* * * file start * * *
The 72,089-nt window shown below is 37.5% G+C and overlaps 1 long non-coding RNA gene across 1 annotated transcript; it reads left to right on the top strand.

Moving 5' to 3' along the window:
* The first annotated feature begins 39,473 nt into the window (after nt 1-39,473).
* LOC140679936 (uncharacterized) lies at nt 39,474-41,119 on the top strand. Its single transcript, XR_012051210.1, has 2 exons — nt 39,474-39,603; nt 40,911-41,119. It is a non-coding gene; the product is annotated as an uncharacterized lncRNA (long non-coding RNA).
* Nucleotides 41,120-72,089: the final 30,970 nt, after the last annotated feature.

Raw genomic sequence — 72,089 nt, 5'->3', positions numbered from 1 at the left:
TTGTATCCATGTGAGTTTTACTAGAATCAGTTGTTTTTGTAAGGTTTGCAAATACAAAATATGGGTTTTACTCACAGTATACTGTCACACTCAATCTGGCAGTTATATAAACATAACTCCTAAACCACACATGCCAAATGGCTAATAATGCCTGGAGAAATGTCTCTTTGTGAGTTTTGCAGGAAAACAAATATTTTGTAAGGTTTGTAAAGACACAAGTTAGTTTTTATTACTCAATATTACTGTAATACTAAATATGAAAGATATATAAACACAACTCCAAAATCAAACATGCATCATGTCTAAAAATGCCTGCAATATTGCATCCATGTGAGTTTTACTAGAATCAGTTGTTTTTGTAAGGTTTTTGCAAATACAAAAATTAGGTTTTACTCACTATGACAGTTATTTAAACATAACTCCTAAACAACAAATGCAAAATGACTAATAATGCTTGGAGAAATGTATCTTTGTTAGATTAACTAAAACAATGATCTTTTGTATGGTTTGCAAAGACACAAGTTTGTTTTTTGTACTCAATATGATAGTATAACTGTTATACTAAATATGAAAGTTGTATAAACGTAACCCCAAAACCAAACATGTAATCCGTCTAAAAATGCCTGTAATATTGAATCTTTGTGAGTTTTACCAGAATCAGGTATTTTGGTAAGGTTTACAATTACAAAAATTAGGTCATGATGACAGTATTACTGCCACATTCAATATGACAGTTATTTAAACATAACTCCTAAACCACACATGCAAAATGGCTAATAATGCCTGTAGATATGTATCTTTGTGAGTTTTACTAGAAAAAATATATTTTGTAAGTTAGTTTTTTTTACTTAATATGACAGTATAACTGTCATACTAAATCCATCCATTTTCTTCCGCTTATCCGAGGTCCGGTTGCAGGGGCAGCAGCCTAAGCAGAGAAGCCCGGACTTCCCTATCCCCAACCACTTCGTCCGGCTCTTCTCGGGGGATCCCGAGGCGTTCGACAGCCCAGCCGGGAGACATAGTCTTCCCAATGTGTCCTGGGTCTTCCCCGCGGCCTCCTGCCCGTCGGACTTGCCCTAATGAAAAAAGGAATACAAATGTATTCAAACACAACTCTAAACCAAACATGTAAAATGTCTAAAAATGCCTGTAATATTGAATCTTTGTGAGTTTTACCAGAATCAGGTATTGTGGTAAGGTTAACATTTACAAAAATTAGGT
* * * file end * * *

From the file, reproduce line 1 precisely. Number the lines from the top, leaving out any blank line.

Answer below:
The 72,089-nt window shown below is 37.5% G+C and overlaps 1 long non-coding RNA gene across 1 annotated transcript; it reads left to right on the top strand.